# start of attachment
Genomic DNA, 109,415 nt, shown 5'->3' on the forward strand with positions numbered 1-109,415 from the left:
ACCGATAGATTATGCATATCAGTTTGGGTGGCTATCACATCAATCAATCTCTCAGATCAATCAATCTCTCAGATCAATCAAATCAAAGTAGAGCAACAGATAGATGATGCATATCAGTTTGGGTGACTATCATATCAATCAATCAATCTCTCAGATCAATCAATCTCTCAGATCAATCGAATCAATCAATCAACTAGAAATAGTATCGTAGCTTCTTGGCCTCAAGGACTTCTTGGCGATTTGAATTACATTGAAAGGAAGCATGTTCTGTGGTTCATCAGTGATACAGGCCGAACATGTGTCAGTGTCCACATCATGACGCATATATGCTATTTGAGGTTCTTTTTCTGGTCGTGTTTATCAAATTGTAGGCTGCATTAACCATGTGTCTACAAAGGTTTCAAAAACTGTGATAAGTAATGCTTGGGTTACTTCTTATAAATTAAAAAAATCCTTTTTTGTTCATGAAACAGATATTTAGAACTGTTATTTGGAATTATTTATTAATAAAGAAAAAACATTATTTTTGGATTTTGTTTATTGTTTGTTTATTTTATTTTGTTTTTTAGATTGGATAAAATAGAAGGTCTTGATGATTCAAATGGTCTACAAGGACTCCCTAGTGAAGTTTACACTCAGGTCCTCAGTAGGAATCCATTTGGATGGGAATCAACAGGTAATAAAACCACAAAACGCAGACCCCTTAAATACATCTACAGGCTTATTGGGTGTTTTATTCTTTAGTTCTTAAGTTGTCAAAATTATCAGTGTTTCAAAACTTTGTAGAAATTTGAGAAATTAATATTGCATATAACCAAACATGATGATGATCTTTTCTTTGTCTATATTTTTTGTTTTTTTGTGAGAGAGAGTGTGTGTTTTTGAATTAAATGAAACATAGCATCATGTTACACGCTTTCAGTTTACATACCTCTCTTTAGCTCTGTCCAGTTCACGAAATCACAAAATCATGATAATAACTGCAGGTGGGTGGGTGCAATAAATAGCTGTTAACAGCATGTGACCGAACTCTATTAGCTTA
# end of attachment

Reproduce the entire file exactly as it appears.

Genomic DNA, 109,415 nt, shown 5'->3' on the forward strand with positions numbered 1-109,415 from the left:
ACCGATAGATTATGCATATCAGTTTGGGTGGCTATCACATCAATCAATCTCTCAGATCAATCAATCTCTCAGATCAATCAAATCAAAGTAGAGCAACAGATAGATGATGCATATCAGTTTGGGTGACTATCATATCAATCAATCAATCTCTCAGATCAATCAATCTCTCAGATCAATCGAATCAATCAATCAACTAGAAATAGTATCGTAGCTTCTTGGCCTCAAGGACTTCTTGGCGATTTGAATTACATTGAAAGGAAGCATGTTCTGTGGTTCATCAGTGATACAGGCCGAACATGTGTCAGTGTCCACATCATGACGCATATATGCTATTTGAGGTTCTTTTTCTGGTCGTGTTTATCAAATTGTAGGCTGCATTAACCATGTGTCTACAAAGGTTTCAAAAACTGTGATAAGTAATGCTTGGGTTACTTCTTATAAATTAAAAAAATCCTTTTTTGTTCATGAAACAGATATTTAGAACTGTTATTTGGAATTATTTATTAATAAAGAAAAAACATTATTTTTGGATTTTGTTTATTGTTTGTTTATTTTATTTTGTTTTTTAGATTGGATAAAATAGAAGGTCTTGATGATTCAAATGGTCTACAAGGACTCCCTAGTGAAGTTTACACTCAGGTCCTCAGTAGGAATCCATTTGGATGGGAATCAACAGGTAATAAAACCACAAAACGCAGACCCCTTAAATACATCTACAGGCTTATTGGGTGTTTTATTCTTTAGTTCTTAAGTTGTCAAAATTATCAGTGTTTCAAAACTTTGTAGAAATTTGAGAAATTAATATTGCATATAACCAAACATGATGATGATCTTTTCTTTGTCTATATTTTTTGTTTTTTTGTGAGAGAGAGTGTGTGTTTTTGAATTAAATGAAACATAGCATCATGTTACACGCTTTCAGTTTACATACCTCTCTTTAGCTCTGTCCAGTTCACGAAATCACAAAATCATGATAATAACTGCAGGTGGGTGGGTGCAATAAATAGCTGTTAACAGCATGTGACCGAACTCTATTAGCTTA